Desertion and the American Soldier: 1776 – 2006 is a history and analysis of military desertion from the Revolutionary War to the Iraqi Occupation. The book describes the official policies on desertion that were in force during each conflict, and details the motivations for desertions. Comprehensive data and interviews with deserters are included.
Most of the causes of desertion are inherent in the military itself, and this is carefully detailed in this book.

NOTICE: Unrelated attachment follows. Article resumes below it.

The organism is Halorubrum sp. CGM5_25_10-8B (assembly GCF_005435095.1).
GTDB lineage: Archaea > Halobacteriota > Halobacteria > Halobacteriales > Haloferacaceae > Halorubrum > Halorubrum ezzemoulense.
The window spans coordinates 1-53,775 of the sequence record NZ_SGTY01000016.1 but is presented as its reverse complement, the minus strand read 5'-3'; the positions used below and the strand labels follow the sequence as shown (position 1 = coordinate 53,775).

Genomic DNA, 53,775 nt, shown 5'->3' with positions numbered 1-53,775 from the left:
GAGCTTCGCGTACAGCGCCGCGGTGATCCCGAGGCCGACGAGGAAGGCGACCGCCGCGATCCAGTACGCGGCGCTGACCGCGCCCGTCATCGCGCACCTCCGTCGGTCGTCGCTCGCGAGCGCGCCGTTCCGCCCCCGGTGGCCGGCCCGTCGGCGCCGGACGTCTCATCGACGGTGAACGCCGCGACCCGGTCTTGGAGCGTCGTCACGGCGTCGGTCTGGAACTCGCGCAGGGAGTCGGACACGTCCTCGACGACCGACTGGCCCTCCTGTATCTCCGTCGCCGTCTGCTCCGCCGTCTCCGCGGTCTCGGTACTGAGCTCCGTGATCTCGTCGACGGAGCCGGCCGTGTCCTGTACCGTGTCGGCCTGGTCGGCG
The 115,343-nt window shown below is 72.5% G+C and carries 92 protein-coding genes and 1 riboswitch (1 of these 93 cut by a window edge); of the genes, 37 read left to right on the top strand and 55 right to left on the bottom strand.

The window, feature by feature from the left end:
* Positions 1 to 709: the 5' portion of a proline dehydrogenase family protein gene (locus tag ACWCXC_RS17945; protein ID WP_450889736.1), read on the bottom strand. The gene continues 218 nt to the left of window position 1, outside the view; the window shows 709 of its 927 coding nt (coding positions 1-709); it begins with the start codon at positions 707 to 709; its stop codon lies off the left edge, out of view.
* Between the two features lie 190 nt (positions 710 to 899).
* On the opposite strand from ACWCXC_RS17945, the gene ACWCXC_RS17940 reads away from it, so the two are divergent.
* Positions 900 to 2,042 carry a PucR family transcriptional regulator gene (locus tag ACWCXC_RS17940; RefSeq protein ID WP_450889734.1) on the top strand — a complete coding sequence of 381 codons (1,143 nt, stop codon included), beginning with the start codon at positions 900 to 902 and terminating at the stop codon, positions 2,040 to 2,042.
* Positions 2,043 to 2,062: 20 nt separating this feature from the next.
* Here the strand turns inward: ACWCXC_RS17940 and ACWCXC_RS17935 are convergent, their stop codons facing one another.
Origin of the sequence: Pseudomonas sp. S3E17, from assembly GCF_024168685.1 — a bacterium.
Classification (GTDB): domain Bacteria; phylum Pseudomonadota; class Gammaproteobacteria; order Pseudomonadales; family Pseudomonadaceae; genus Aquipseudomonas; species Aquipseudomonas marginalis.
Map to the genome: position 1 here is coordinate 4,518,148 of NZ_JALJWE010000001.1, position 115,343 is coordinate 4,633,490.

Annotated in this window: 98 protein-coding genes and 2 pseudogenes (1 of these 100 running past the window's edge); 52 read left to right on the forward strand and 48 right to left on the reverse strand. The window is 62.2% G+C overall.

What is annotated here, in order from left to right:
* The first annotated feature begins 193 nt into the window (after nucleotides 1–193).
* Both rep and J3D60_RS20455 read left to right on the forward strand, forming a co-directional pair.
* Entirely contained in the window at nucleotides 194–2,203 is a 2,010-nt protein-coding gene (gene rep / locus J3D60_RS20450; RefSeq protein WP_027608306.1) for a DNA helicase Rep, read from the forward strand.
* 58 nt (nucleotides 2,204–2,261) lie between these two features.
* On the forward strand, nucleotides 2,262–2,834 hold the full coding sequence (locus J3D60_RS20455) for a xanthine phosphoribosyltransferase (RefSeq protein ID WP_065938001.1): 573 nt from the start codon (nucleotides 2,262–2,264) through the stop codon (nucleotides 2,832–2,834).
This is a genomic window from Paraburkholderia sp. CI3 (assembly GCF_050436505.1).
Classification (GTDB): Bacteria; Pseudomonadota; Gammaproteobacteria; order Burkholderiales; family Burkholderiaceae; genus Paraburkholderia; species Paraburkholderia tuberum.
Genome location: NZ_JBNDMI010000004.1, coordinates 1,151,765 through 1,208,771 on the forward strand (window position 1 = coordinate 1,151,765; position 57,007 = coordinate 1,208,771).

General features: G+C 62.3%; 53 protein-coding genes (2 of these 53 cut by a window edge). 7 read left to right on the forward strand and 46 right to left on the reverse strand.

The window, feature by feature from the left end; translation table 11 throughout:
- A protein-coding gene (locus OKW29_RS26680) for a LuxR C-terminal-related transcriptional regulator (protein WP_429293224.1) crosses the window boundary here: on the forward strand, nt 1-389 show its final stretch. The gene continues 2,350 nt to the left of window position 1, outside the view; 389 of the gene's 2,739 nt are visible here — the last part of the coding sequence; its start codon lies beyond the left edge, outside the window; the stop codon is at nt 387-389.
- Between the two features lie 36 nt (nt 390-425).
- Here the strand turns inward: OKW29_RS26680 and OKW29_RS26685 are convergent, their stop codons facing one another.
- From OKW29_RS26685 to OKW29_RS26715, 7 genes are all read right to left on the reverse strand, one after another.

“The government has [traditionally] defined military desertion as an act of treason and cowardice. Fantina, himself a peace activist, surveys this topic in concise detail from the American Revolution to the current war in Iraq. Drawing on extensive research, he weighs the political, social, and economic conditions of each conflict, as well as its daily horrors as described by common soldiers (in published sources). Fantina concludes that government policies against deserters exist merely to control soldiers and shape public opinion. He has taken a complicated subject and presented it in a readable format, albeit demonstrating an acknowledged bias against the government’s handling of Vietnam and Iraq. After the 2004 election, the author moved to Canada, where he now resides.” -David Alperstein, Queens Borough P.L., Jamaica, NY for CHOICE MAGAZINE, 2006.
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